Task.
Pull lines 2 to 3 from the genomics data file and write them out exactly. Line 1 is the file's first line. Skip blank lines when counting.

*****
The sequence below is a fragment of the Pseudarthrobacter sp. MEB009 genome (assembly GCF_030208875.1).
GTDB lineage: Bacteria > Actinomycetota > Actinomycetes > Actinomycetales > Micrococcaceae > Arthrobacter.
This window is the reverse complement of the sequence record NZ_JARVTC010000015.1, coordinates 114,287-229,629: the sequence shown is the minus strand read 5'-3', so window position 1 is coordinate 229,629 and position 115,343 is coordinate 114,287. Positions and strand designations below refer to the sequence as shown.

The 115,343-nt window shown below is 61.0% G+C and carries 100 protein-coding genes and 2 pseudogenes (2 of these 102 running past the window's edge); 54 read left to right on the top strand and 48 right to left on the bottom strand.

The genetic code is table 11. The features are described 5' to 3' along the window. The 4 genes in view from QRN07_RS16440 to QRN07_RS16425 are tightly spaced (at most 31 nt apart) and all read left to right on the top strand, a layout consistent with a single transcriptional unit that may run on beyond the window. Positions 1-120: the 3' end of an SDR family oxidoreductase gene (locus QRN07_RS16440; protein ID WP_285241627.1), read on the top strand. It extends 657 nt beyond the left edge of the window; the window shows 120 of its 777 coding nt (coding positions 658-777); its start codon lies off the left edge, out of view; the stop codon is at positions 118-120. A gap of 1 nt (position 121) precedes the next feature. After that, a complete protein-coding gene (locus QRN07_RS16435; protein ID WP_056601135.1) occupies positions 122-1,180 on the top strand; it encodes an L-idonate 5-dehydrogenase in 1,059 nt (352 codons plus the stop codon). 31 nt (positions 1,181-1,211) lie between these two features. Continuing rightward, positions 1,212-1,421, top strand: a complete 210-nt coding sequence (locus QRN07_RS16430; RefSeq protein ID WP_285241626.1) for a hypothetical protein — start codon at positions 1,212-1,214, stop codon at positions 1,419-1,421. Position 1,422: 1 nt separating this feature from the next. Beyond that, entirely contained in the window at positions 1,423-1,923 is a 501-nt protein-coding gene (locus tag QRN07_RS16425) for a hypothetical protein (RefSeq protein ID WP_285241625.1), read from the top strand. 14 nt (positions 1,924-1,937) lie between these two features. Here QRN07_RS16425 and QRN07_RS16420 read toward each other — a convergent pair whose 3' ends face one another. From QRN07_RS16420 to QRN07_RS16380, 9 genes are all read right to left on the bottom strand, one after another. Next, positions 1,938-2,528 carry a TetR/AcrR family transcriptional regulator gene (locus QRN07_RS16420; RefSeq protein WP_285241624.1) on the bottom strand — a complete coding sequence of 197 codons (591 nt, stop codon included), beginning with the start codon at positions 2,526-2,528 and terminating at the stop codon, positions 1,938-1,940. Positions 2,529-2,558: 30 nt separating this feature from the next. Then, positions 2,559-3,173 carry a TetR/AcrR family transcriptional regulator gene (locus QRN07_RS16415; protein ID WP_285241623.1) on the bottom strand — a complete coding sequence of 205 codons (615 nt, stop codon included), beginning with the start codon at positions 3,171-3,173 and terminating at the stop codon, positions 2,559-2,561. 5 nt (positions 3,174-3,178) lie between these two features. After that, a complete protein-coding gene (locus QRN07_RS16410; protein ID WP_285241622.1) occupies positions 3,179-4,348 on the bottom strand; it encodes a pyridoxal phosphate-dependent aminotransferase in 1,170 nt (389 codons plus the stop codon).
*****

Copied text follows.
GTDB lineage: Bacteria > Actinomycetota > Actinomycetes > Actinomycetales > Micrococcaceae > Arthrobacter.
This window is the reverse complement of the sequence record NZ_JARVTC010000015.1, coordinates 114,287-229,629: the sequence shown is the minus strand read 5'-3', so window position 1 is coordinate 229,629 and position 115,343 is coordinate 114,287. Positions and strand designations below refer to the sequence as shown.